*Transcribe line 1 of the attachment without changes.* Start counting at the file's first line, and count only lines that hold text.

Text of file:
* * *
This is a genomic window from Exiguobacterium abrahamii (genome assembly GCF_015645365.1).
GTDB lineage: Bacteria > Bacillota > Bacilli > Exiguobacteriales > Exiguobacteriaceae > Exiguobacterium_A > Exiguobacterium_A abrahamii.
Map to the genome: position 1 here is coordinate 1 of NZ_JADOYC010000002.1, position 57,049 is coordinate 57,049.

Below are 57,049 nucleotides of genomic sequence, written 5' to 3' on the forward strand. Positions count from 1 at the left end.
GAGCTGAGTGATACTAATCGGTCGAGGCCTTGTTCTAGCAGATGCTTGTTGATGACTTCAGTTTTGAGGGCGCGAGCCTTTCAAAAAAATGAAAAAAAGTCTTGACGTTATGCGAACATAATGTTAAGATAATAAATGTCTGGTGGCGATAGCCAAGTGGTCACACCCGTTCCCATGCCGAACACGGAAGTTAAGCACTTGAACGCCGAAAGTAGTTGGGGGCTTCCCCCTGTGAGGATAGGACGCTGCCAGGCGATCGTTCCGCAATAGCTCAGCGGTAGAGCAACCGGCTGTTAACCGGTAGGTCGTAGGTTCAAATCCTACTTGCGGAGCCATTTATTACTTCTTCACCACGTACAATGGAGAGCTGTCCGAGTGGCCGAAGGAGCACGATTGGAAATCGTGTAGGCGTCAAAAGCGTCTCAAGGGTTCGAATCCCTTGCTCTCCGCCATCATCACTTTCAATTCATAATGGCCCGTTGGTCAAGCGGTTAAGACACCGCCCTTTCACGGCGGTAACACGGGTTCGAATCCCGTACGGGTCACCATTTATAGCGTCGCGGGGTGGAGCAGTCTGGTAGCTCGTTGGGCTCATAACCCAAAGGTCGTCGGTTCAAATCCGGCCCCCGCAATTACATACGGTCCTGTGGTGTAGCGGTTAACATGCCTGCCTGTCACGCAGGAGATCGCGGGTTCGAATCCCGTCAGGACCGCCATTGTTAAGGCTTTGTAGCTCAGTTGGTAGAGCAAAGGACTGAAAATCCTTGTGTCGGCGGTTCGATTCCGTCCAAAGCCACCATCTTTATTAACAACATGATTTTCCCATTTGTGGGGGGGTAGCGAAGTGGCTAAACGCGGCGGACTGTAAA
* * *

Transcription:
This is a genomic window from Exiguobacterium abrahamii (genome assembly GCF_015645365.1).